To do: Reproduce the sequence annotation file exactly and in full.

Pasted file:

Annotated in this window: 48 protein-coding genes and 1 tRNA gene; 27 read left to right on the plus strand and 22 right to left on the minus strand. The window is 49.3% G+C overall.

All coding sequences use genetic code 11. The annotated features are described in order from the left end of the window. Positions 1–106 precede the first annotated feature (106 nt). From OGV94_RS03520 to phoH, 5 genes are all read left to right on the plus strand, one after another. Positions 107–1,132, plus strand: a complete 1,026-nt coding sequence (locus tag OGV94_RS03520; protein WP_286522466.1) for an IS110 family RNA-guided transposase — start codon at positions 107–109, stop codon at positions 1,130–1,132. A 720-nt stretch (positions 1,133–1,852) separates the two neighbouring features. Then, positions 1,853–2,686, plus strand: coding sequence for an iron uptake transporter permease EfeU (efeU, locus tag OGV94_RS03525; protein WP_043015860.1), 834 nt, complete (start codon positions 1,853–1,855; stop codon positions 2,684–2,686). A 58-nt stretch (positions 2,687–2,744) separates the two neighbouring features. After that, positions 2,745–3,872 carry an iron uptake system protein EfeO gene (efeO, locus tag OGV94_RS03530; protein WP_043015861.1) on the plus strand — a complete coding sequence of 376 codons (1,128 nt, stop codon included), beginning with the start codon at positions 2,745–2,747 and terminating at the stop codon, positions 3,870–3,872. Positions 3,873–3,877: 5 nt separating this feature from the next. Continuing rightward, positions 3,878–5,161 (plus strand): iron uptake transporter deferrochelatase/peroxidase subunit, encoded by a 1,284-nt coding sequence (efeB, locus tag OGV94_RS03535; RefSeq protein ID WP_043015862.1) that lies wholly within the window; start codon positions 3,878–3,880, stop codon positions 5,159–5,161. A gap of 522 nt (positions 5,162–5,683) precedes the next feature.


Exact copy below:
Annotated in this window: 48 protein-coding genes and 1 tRNA gene; 27 read left to right on the plus strand and 22 right to left on the minus strand. The window is 49.3% G+C overall.

All coding sequences use genetic code 11. The annotated features are described in order from the left end of the window. Positions 1–106 precede the first annotated feature (106 nt). From OGV94_RS03520 to phoH, 5 genes are all read left to right on the plus strand, one after another. Positions 107–1,132, plus strand: a complete 1,026-nt coding sequence (locus tag OGV94_RS03520; protein WP_286522466.1) for an IS110 family RNA-guided transposase — start codon at positions 107–109, stop codon at positions 1,130–1,132. A 720-nt stretch (positions 1,133–1,852) separates the two neighbouring features. Then, positions 1,853–2,686, plus strand: coding sequence for an iron uptake transporter permease EfeU (efeU, locus tag OGV94_RS03525; protein WP_043015860.1), 834 nt, complete (start codon positions 1,853–1,855; stop codon positions 2,684–2,686). A 58-nt stretch (positions 2,687–2,744) separates the two neighbouring features. After that, positions 2,745–3,872 carry an iron uptake system protein EfeO gene (efeO, locus tag OGV94_RS03530; protein WP_043015861.1) on the plus strand — a complete coding sequence of 376 codons (1,128 nt, stop codon included), beginning with the start codon at positions 2,745–2,747 and terminating at the stop codon, positions 3,870–3,872. Positions 3,873–3,877: 5 nt separating this feature from the next. Continuing rightward, positions 3,878–5,161 (plus strand): iron uptake transporter deferrochelatase/peroxidase subunit, encoded by a 1,284-nt coding sequence (efeB, locus tag OGV94_RS03535; RefSeq protein ID WP_043015862.1) that lies wholly within the window; start codon positions 3,878–3,880, stop codon positions 5,159–5,161. A gap of 522 nt (positions 5,162–5,683) precedes the next feature.